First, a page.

Ottawa’s Peace Garden: Delicious Vegetarian Fare

By Susan Hallett, Epoch Times Contributor

Ottawans love the oasis of calm in the interior of the Peace Garden at 47 Clarence Street. It is the little flower-filled restaurant where owner Devakripa presides over a medley of delicious Indian and Thai dishes, all of them vegetarian or vegan.

Vegans differ from vegetarians in that vegetarians do eat eggs and fish—that is, if they are lacto-ovo vegetarians. If they are lacto vegetarians, they eat dairy products; if they are ovo-vegetarians, they eat eggs.

There are always three soups at the Peace Garden, usually a miso soup containing tofu, a bean-based soup or dal, and a vegetable soup. Various wraps and chutneys, salads and sweets are there to tempt patrons from morning to night.

Pushparani, one of the chefs, told me that she never uses a recipe and cooks from memories of savoury foods she has eaten in the past.

Below are recipes I have on hand that bring to mind dishes I have savoured at the Peace Garden.

Musoor Dal

Makes 4 servings

250 ml (1 cup) split red lentils, washed
800 ml (6 1/4 cups) water
20 ml (1 1/2 tbsp) ghee
3 ml (3/4 tsp) whole cumin seeds
2 bay leaves
2 dried red chilies
5 cm (2-inch) stick cinnamon
4 cardamoms, crushed
3 ml (3/4 tsp) ground turmeric
2 ml (1/2 tsp) chili powder
6 ml (1 1/4 tsp) ground cumin
5 ml (1 tsp) salt
2 ml (1/2 tsp) sugar
25 ml (2 tbsp) desiccated coconut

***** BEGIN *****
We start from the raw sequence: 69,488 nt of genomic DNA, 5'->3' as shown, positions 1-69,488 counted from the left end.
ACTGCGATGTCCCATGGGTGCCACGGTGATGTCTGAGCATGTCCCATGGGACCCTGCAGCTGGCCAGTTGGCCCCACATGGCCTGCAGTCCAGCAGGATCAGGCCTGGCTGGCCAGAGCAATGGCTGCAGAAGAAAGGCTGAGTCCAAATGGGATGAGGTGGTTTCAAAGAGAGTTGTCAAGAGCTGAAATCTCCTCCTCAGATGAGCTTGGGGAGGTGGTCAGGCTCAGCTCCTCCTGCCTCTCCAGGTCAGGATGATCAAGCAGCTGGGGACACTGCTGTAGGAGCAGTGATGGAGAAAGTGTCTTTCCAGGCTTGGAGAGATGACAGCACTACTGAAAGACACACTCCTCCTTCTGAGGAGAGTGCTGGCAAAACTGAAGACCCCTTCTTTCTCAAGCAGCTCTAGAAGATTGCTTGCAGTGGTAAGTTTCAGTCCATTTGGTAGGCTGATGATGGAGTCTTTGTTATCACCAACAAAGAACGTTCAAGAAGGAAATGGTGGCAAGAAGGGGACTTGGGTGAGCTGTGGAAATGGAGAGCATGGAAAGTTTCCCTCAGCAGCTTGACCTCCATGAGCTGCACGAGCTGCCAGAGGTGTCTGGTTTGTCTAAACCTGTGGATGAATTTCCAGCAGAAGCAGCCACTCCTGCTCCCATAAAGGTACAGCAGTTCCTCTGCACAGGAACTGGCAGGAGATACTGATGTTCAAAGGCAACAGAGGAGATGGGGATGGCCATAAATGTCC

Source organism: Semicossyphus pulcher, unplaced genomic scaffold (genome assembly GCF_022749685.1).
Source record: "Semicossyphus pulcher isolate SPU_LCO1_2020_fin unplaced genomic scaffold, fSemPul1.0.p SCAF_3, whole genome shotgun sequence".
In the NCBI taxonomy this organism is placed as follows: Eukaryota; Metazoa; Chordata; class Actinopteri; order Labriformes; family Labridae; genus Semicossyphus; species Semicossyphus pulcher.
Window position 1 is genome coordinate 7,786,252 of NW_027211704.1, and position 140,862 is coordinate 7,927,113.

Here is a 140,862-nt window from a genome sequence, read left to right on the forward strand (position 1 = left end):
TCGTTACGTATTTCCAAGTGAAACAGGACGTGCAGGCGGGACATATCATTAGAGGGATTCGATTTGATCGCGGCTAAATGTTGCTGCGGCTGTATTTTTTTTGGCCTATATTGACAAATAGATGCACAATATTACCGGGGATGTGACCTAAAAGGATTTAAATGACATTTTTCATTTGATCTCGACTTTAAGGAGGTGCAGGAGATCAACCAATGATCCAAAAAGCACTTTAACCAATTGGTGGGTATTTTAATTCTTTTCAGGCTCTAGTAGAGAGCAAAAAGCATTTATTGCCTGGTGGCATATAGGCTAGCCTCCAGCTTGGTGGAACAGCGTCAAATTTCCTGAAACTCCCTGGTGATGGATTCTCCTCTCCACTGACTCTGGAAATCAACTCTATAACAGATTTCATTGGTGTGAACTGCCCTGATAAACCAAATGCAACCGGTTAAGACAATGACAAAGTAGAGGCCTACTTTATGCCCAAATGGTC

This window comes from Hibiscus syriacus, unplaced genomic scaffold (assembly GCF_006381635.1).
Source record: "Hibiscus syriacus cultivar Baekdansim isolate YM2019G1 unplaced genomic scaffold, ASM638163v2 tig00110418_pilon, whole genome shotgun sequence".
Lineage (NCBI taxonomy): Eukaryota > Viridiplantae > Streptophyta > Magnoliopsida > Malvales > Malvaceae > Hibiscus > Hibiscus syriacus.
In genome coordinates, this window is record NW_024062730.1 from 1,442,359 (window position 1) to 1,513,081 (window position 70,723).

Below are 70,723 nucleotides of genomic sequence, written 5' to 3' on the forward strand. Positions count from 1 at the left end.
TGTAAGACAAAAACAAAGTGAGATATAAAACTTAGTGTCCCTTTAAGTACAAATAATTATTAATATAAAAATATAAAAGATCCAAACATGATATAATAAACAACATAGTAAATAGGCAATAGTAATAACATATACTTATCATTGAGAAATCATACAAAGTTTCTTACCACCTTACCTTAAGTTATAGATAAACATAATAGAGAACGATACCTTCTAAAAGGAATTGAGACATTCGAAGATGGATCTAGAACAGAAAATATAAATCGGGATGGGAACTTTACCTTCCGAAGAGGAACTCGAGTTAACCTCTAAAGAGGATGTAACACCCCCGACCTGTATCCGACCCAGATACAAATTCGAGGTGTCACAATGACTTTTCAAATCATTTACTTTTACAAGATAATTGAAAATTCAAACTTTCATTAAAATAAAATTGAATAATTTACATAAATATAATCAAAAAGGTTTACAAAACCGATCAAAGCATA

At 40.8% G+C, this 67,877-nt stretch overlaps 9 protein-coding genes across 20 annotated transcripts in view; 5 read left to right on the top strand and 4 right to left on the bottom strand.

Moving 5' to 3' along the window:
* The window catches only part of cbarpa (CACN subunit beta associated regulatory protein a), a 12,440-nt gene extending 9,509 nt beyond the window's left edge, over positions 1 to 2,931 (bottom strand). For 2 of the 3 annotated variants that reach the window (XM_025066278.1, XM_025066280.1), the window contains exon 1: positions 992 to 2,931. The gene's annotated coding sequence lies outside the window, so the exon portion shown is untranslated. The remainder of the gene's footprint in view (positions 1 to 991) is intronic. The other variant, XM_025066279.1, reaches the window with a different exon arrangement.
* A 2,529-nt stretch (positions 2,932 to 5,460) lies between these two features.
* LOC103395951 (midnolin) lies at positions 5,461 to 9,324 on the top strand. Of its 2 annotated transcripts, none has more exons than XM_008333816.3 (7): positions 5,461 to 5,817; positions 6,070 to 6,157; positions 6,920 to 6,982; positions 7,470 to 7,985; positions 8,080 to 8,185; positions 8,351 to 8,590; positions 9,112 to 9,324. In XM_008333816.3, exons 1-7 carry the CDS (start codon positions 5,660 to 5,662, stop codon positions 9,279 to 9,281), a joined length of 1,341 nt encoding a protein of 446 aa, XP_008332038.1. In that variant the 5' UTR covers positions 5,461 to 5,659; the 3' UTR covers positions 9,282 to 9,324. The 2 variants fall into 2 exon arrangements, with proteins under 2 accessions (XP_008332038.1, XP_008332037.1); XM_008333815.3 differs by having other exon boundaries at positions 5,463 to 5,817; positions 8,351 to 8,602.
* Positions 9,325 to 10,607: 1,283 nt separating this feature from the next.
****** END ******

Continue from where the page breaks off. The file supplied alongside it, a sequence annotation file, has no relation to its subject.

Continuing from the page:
15 ml (1 tbsp) raisins

Bring lentils and water to boil in a large pot over medium-high heat. Skim off foam. Lower heat, partially cover, and simmer for about an hour or until lentils are soft. Heat ghee in a small skillet and add cumin seeds, bay leaves, chilies, cinnamon, and cardamoms. Let sizzle for about 30 seconds. Add all other ingredients, including the coconut and fry for a couple of minutes. Mix the ghee and spice mixture with the dal and stir. Serve with rice, bread or potato curry.


250 g (1/2 lb) unsalted butter

Heat butter in a saucepan over low heat. Simmer for about 20 minutes or until a white residue becomes golden and sinks to the bottom. Remove from heat, strain and cool. Pour into glass jar with cover and store in a cool place until ready to use.

Potato Masala

Makes 4 servings

22 ml (1 1/2 tbsp) vegetable oil
3 ml (3/4 tsp) black mustard seeds
1 ml (1/4 tsp) fenugreek seeds
2 ml (1/2 tsp) turmeric
2 ml (1/2 tsp) chopped fresh ginger
15 ml (1 tbsp) minced fresh coriander
5 ml (1 tsp) finely chopped fresh green chili
2 medium onions, sliced
500 g (1 lb) boiled, cubed potatoes
Salt to taste

Heat the oil in a large skillet. Fry the mustard and fenugreek seeds, then add turmeric, ginger, green chilies, coriander, onions and fry until soft. Add the potatoes and stir gently. Salt to taste. If too dry, sprinkle a little water on the potatoes. Cook until light brown. Serve hot.

Roasted Eggplant

Makes 4 servings

1 large eggplant
1 small onion, finely chopped
1-2 green chilies, finely chopped
2 ml (1/2 tsp) salt
25-40 ml (2-3 tbsp) mustard oil

Place eggplant under a preheated broiler for about 15 minutes, turning often, until the skin becomes black and the flesh soft. Cool and peel the skin. Mash, then add remaining ingredients and mix well. Served at room temperature.

Susan Hallett is an award-winning writer and editor who has written for The Beaver, The Globe & Mail, Wine Tidings, and Doctor’s Review, among others. She is currently the European editor of Taste & Travel International. Email: